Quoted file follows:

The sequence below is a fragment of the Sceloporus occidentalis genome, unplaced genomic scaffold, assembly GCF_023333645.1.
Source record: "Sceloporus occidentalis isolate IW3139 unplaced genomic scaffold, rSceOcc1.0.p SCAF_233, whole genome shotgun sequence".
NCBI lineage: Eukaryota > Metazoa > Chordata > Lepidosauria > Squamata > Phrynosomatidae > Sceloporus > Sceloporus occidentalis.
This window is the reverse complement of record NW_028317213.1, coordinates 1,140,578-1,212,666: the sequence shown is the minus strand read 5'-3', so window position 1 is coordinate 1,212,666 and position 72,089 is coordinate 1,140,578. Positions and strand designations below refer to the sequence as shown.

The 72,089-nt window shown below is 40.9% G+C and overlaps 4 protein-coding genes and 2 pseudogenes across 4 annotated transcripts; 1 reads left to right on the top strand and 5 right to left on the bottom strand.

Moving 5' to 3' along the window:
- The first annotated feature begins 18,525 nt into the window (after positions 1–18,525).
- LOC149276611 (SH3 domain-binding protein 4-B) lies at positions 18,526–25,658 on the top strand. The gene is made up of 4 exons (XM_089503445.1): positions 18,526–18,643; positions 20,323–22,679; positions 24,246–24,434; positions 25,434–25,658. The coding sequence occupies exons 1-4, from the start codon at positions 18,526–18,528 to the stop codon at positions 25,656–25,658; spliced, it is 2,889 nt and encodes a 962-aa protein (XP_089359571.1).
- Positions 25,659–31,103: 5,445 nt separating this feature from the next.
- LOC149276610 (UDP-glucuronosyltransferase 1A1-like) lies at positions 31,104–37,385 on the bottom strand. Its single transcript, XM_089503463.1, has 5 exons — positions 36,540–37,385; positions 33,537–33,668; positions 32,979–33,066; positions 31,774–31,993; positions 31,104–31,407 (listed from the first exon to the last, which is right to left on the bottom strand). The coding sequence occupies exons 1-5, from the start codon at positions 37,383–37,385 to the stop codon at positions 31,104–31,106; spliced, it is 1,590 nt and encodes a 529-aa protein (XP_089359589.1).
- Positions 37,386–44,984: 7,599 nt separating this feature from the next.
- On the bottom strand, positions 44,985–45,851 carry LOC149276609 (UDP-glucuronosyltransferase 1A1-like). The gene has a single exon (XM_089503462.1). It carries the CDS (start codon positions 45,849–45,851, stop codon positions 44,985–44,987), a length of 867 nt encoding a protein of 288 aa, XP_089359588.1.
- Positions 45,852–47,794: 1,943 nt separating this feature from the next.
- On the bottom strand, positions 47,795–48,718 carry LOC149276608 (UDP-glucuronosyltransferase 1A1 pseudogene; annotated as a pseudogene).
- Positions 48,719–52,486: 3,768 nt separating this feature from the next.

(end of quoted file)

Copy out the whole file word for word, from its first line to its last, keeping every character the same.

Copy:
The sequence below is a fragment of the Sceloporus occidentalis genome, unplaced genomic scaffold, assembly GCF_023333645.1.
Source record: "Sceloporus occidentalis isolate IW3139 unplaced genomic scaffold, rSceOcc1.0.p SCAF_233, whole genome shotgun sequence".
NCBI lineage: Eukaryota > Metazoa > Chordata > Lepidosauria > Squamata > Phrynosomatidae > Sceloporus > Sceloporus occidentalis.
This window is the reverse complement of record NW_028317213.1, coordinates 1,140,578-1,212,666: the sequence shown is the minus strand read 5'-3', so window position 1 is coordinate 1,212,666 and position 72,089 is coordinate 1,140,578. Positions and strand designations below refer to the sequence as shown.

The 72,089-nt window shown below is 40.9% G+C and overlaps 4 protein-coding genes and 2 pseudogenes across 4 annotated transcripts; 1 reads left to right on the top strand and 5 right to left on the bottom strand.

Moving 5' to 3' along the window:
- The first annotated feature begins 18,525 nt into the window (after positions 1–18,525).
- LOC149276611 (SH3 domain-binding protein 4-B) lies at positions 18,526–25,658 on the top strand. The gene is made up of 4 exons (XM_089503445.1): positions 18,526–18,643; positions 20,323–22,679; positions 24,246–24,434; positions 25,434–25,658. The coding sequence occupies exons 1-4, from the start codon at positions 18,526–18,528 to the stop codon at positions 25,656–25,658; spliced, it is 2,889 nt and encodes a 962-aa protein (XP_089359571.1).
- Positions 25,659–31,103: 5,445 nt separating this feature from the next.
- LOC149276610 (UDP-glucuronosyltransferase 1A1-like) lies at positions 31,104–37,385 on the bottom strand. Its single transcript, XM_089503463.1, has 5 exons — positions 36,540–37,385; positions 33,537–33,668; positions 32,979–33,066; positions 31,774–31,993; positions 31,104–31,407 (listed from the first exon to the last, which is right to left on the bottom strand). The coding sequence occupies exons 1-5, from the start codon at positions 37,383–37,385 to the stop codon at positions 31,104–31,106; spliced, it is 1,590 nt and encodes a 529-aa protein (XP_089359589.1).
- Positions 37,386–44,984: 7,599 nt separating this feature from the next.
- On the bottom strand, positions 44,985–45,851 carry LOC149276609 (UDP-glucuronosyltransferase 1A1-like). The gene has a single exon (XM_089503462.1). It carries the CDS (start codon positions 45,849–45,851, stop codon positions 44,985–44,987), a length of 867 nt encoding a protein of 288 aa, XP_089359588.1.
- Positions 45,852–47,794: 1,943 nt separating this feature from the next.
- On the bottom strand, positions 47,795–48,718 carry LOC149276608 (UDP-glucuronosyltransferase 1A1 pseudogene; annotated as a pseudogene).
- Positions 48,719–52,486: 3,768 nt separating this feature from the next.